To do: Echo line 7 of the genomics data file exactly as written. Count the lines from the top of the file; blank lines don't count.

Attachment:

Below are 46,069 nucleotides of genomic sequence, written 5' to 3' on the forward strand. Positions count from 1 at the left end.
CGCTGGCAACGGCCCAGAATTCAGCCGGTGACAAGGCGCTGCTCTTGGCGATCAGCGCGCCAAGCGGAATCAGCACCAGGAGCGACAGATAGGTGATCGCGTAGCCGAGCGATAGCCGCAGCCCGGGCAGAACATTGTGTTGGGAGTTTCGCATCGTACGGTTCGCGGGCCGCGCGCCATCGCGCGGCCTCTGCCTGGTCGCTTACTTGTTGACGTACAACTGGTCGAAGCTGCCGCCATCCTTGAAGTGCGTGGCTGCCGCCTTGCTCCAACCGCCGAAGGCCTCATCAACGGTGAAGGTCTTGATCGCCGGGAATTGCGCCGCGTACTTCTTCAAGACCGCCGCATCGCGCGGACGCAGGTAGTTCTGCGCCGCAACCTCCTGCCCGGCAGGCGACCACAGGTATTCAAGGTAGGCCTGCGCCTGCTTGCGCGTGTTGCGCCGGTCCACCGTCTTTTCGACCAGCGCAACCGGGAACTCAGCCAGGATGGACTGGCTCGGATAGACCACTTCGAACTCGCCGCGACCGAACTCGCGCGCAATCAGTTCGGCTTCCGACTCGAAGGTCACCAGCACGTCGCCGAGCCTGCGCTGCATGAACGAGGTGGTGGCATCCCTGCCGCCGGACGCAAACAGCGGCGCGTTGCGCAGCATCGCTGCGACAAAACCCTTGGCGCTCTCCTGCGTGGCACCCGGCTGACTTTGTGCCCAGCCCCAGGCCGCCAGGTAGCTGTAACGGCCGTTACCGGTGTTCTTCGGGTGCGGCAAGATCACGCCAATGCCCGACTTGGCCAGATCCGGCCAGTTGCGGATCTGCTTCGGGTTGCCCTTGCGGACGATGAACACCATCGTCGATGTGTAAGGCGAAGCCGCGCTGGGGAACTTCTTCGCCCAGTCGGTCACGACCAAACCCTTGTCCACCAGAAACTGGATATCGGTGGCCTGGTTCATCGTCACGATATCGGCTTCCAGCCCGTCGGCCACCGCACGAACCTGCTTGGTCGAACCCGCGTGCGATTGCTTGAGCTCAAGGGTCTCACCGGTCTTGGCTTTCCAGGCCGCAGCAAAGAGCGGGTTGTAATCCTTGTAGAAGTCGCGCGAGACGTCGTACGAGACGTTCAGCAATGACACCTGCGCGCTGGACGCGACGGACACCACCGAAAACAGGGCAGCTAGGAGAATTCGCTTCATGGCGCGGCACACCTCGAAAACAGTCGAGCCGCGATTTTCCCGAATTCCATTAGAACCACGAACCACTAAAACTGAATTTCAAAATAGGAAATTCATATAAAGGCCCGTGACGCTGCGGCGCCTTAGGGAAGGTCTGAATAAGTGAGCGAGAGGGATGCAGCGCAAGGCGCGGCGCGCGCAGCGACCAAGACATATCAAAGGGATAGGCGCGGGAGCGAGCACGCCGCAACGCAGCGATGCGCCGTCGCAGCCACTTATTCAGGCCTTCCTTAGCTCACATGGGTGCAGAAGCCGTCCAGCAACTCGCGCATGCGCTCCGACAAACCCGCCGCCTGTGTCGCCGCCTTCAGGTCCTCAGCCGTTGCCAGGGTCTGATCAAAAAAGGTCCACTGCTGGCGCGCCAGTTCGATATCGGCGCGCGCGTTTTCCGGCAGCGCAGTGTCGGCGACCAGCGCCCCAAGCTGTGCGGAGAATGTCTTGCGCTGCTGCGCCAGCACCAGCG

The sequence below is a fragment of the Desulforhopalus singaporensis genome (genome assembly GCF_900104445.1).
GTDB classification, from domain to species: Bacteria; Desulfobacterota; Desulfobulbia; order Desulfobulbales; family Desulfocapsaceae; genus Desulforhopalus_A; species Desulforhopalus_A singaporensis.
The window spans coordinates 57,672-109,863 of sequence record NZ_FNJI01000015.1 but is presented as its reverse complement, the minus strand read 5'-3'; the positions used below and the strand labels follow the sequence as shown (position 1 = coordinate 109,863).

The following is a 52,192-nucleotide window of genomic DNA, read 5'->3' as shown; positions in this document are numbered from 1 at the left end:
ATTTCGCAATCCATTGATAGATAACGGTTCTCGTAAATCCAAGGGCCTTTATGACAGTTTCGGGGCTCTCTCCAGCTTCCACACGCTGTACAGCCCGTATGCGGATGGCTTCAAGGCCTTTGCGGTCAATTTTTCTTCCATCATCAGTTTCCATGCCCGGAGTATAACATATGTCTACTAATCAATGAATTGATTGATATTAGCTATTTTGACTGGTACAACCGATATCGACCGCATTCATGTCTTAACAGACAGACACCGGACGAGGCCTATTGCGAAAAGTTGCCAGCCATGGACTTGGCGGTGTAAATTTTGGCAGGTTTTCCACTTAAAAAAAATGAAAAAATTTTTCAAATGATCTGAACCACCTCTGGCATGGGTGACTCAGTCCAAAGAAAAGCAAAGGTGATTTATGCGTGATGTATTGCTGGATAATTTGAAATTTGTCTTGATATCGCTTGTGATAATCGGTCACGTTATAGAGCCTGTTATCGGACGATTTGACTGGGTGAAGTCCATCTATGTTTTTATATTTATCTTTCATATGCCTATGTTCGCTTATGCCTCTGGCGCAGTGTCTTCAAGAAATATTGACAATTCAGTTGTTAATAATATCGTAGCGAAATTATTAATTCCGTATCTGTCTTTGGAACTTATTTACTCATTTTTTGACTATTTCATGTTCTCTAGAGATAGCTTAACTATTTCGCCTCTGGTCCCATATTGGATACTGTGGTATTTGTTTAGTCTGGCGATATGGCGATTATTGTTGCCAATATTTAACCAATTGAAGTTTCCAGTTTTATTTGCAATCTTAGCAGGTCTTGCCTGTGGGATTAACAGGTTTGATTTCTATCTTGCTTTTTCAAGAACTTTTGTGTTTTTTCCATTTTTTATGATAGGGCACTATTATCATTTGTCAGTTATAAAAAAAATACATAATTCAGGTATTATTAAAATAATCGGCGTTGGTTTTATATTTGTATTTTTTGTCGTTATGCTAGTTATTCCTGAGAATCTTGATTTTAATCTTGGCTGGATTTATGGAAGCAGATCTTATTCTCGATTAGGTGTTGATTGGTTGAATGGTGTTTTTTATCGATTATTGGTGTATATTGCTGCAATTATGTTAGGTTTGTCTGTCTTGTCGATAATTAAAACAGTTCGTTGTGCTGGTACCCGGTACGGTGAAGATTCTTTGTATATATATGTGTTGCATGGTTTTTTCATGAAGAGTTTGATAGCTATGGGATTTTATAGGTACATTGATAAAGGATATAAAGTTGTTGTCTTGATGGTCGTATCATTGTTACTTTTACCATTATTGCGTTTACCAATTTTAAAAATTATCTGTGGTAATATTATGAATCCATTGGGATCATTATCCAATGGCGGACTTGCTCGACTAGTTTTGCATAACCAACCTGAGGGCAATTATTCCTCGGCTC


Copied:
ATTTCGCAATCCATTGATAGATAACGGTTCTCGTAAATCCAAGGGCCTTTATGACAGTTTCGGGGCTCTCTCCAGCTTCCACACGCTGTACAGCCCGTATGCGGATGGCTTCAAGGCCTTTGCGGTCAATTTTTCTTCCATCATCAGTTTCCATGCCCGGAGTATAACATATGTCTACTAATCAATGAATTGATTGATATTAGCTATTTTGACTGGTACAACCGATATCGACCGCATTCATGTCTTAACAGACAGACACCGGACGAGGCCTATTGCGAAAAGTTGCCAGCCATGGACTTGGCGGTGTAAATTTTGGCAGGTTTTCCACTTAAAAAAAATGAAAAAATTTTTCAAATGATCTGAACCACCTCTGGCATGGGTGACTCAGTCCAAAGAAAAGCAAAGGTGATTTATGCGTGATGTATTGCTGGATAATTTGAAATTTGTCTTGATATCGCTTGTGATAATCGGTCACGTTATAGAGCCTGTTATCGGACGATTTGACTGGGTGAAGTCCATCTATGTTTTTATATTTATCTTTCATATGCCTATGTTCGCTTATGCCTCTGGCGCAGTGTCTTCAAGAAATATTGACAATTCAGTTGTTAATAATATCGTAGCGAAATTATTAATTCCGTATCTGTCTTTGGAACTTATTTACTCATTTTTTGACTATTTCATGTTCTCTAGAGATAGCTTAACTATTTCGCCTCTGGTCCCATATTGGATACTGTGGTATTTGTTTAGTCTGGCGATATGGCGATTATTGTTGCCAATATTTAACCAATTGAAGTTTCCAGTTTTATTTGCAATCTTAGCAGGTCTTGCCTGTGGGATTAACAGGTTTGATTTCTATCTTGCTTTTTCAAGAACTTTTGTGTTTTTTCCATTTTTTATGATAGGGCACTATTATCATTTGTCAGTTATAAAAAAAATACATAATTCAGGTATTATTAAAATAATCGGCGTTGGTTTTATATTTGTATTTTTTGTCGTTATGCTAGTTATTCCTGAGAATCTTGATTTTAATCTTGGCTGGATTTATGGAAGCAGATCTTATTCTCGATTAGGTGTTGATTGGTTGAATGGTGTTTTTTATCGATTATTGGTGTATATTGCTGCAATTATGTTAGGTTTGTCTGTCTTGTCGATAATTAAAACAGTTCGTTGTGCTGGTACCCGGTACGGTGAAGATTCTTTGTATATATATGTGTTGCATGGTTTTTTCATGAAGAGTTTGATAGCTATGGGATTTTATAGGTACATTGATAAAGGATATAAAGTTGTTGTCTTGATGGTCGTATCATTGTTACTTTTACCATTATTGCGTTTACCAATTTTAAAAATTATCTGTGGTAATATTATGAATCCATTGGGATCATTATCCAATGGCGGACTTGCTCGACTAGTTTTGCATAACCAACCTGAGGGCAATTATTCCTCGGCTC